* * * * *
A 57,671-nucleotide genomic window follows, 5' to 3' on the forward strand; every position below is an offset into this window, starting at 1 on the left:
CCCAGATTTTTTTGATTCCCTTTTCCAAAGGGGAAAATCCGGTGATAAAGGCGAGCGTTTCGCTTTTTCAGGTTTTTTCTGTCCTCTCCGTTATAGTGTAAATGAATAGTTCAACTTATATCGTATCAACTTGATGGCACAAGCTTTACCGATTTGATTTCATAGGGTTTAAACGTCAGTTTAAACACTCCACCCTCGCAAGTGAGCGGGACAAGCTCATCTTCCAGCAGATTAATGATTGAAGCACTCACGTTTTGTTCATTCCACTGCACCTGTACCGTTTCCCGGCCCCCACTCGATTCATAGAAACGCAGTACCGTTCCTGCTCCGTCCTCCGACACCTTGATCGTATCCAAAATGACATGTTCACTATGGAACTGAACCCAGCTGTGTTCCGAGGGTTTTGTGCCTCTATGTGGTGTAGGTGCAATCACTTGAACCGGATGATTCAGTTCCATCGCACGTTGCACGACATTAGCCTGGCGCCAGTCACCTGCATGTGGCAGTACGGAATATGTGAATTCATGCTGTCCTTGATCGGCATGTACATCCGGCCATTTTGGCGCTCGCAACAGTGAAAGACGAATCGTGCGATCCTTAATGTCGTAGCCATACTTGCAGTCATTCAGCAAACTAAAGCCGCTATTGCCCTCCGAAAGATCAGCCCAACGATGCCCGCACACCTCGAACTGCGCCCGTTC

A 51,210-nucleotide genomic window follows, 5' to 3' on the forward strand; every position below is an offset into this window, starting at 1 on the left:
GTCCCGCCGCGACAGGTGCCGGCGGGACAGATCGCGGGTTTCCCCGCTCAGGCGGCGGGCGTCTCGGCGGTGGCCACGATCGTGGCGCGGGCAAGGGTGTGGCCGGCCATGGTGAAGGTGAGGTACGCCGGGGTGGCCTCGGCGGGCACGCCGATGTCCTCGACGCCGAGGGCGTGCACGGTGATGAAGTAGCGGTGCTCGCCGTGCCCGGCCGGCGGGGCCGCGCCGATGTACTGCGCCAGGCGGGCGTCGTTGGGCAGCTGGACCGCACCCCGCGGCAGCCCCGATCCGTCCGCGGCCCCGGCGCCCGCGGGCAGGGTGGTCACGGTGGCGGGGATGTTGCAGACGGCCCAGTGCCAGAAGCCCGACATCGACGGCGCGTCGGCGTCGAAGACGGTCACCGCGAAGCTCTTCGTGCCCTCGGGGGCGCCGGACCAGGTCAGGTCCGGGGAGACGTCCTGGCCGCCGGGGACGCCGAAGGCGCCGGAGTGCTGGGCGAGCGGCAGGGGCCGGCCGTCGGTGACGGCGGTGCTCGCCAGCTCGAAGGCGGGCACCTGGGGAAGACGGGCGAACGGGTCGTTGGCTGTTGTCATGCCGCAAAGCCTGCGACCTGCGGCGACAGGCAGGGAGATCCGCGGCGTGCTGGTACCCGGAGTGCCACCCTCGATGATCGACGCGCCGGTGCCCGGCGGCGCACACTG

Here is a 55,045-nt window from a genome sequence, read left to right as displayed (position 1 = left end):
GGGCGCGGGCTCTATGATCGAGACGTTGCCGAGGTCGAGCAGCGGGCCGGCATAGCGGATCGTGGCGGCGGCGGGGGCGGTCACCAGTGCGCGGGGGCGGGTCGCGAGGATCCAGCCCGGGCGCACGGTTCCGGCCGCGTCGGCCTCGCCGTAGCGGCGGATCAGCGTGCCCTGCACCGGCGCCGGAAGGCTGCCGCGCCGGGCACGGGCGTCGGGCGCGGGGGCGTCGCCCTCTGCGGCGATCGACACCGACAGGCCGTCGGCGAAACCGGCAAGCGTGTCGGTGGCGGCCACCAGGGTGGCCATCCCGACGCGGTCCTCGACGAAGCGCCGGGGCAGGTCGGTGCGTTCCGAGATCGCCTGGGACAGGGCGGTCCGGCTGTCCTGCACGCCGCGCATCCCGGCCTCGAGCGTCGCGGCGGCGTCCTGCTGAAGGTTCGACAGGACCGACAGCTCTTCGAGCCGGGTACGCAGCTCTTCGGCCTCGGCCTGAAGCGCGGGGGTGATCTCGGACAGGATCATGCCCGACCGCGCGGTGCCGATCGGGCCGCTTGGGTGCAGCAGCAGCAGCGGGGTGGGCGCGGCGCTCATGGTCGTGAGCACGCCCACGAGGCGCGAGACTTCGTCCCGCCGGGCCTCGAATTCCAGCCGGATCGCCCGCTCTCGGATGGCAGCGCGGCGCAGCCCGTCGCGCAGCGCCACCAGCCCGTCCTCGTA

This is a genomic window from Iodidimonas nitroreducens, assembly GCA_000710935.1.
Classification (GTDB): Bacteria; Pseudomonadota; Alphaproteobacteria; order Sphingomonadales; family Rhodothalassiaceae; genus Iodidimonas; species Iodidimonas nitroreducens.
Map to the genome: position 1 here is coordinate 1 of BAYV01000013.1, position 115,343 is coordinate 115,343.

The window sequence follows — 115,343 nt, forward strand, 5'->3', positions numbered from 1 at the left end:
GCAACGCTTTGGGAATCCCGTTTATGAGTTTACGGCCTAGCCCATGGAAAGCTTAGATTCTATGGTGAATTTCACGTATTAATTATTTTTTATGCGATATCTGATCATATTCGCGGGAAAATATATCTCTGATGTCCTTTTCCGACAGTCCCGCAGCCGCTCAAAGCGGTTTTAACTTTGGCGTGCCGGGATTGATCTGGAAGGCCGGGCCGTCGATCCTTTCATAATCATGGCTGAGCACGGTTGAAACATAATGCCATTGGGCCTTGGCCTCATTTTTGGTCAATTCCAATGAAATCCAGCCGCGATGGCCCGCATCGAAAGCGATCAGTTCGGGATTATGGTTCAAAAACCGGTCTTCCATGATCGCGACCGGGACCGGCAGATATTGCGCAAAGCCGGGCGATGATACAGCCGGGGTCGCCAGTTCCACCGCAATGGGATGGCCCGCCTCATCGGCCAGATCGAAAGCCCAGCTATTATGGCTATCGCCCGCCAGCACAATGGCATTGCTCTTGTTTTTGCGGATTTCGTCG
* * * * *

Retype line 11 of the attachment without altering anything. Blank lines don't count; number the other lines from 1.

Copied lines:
GCAACGCTTTGGGAATCCCGTTTATGAGTTTACGGCCTAGCCCATGGAAAGCTTAGATTCTATGGTGAATTTCACGTATTAATTATTTTTTATGCGATATCTGATCATATTCGCGGGAAAATATATCTCTGATGTCCTTTTCCGACAGTCCCGCAGCCGCTCAAAGCGGTTTTAACTTTGGCGTGCCGGGATTGATCTGGAAGGCCGGGCCGTCGATCCTTTCATAATCATGGCTGAGCACGGTTGAAACATAATGCCATTGGGCCTTGGCCTCATTTTTGGTCAATTCCAATGAAATCCAGCCGCGATGGCCCGCATCGAAAGCGATCAGTTCGGGATTATGGTTCAAAAACCGGTCTTCCATGATCGCGACCGGGACCGGCAGATATTGCGCAAAGCCGGGCGATGATACAGCCGGGGTCGCCAGTTCCACCGCAATGGGATGGCCCGCCTCATCGGCCAGATCGAAAGCCCAGCTATTATGGCTATCGCCCGCCAGCACAATGGCATTGCTCTTGTTTTTGCGGATTTCGTCG